My name is Kevin Sheane and I’m about to tell you the story of my life. I’m going to tell you about the ups, downs, wins and losses that I’ve endured and overcome. My journey is one of both immense joys and utter defeats, but a few things have stayed consistent; I’ve been blessed with amazing opportunities, a united family, and the ability to adapt and bounce back.
I was born on May 17th,1989 in Vancouver, British Columbia and was then raised in Langley; the youngest of three siblings, I was fortunate to have a mother and father who loved me with every fibre of their being.
The youngest child, I have two older brothers, both of whom are role models. I don’t remember much from before I started school, which I think says a lot. I had a happy childhood. I was supported, cared for, doted on, and had everything that I needed and most of what I wanted. We were a normal middle-class family.
Like most young boys, I was crazy about sports. I particularly enjoyed playing soccer, baseball and football. To this day, I can remember that both parents would come to all of my games. I certainly wasn’t a star athlete, but I held my own. I loved the fellowship and camaraderie. I loved being with my friends and feeling like I belonged.
My mother was always extremely supportive. She was everything anyone could ever ask for out of a mom. She always told me how much she loved me and ensured that I was always comfortable and at ease.
My father was the disciplinarian, he is a man who is just and reasonable. If I did anything naughty or broke one of the house rules, none of which were over the top, I knew I would have him to answer to.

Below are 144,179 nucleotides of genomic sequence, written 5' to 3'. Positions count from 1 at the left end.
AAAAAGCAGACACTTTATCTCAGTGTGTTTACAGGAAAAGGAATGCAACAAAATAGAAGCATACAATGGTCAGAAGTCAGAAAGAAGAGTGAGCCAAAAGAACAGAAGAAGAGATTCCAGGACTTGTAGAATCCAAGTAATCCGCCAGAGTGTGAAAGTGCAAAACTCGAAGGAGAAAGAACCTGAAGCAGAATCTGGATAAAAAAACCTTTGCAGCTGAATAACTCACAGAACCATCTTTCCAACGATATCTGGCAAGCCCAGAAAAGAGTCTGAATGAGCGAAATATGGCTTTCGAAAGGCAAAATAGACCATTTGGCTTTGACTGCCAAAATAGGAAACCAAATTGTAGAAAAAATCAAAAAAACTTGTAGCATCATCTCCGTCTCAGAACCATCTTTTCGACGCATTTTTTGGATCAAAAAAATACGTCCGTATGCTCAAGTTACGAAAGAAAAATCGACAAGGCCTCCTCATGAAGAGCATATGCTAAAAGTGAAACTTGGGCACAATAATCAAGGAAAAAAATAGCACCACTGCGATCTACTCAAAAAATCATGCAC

Growing up, both of my brothers were good to me, but I certainly knew where I stood in the hierarchy. I was the youngest. I looked up to and tried to emulate each of them.
Elementary school was good. I was quick to make friends and coasted through. At a young age, I made it a habit to get by with the minimum required output. Studying was something I avoided as much as possible. While I probably could’ve achieved A’s, I settled for B’s. No one was any the wiser.
I found my place as the class clown. I had a fairly contagious laugh and took great pleasure out of humouring others. I was popular and quite content. I did get in some trouble, but nothing major. I would swear and fight once in a while, stuff for which my parent’s had zero tolerance for.
As I got older, I would get grounded when I misbehaved. As time progressed, it seemed as though I got grounded more and more often.
I took to skateboarding and rollerblading in grade 6 and 7, and immediately became enamoured with both.
As time went by, I started to engage in riskier and riskier behaviour. When I was 12 or 13, I stole some things from a grocery store. I’ll never forget the rush of adrenaline I felt.
Things only progressed from there when I got to high school.
On the first day of school, during the day, I drank and smoked weed for the first time. Later that evening, I did my first line of cocaine and popped my first ecstasy pill. As I think you’ll realize, I have always been an all or nothing type of guy.
I loved it and I wanted more. When I first felt the rush of the high kick in, I wanted more and more. I had no idea about the places that these substances would take me.
For the first year, I was able to maintain it as solely a weekend affair. It was my dirty little secret. It was exciting.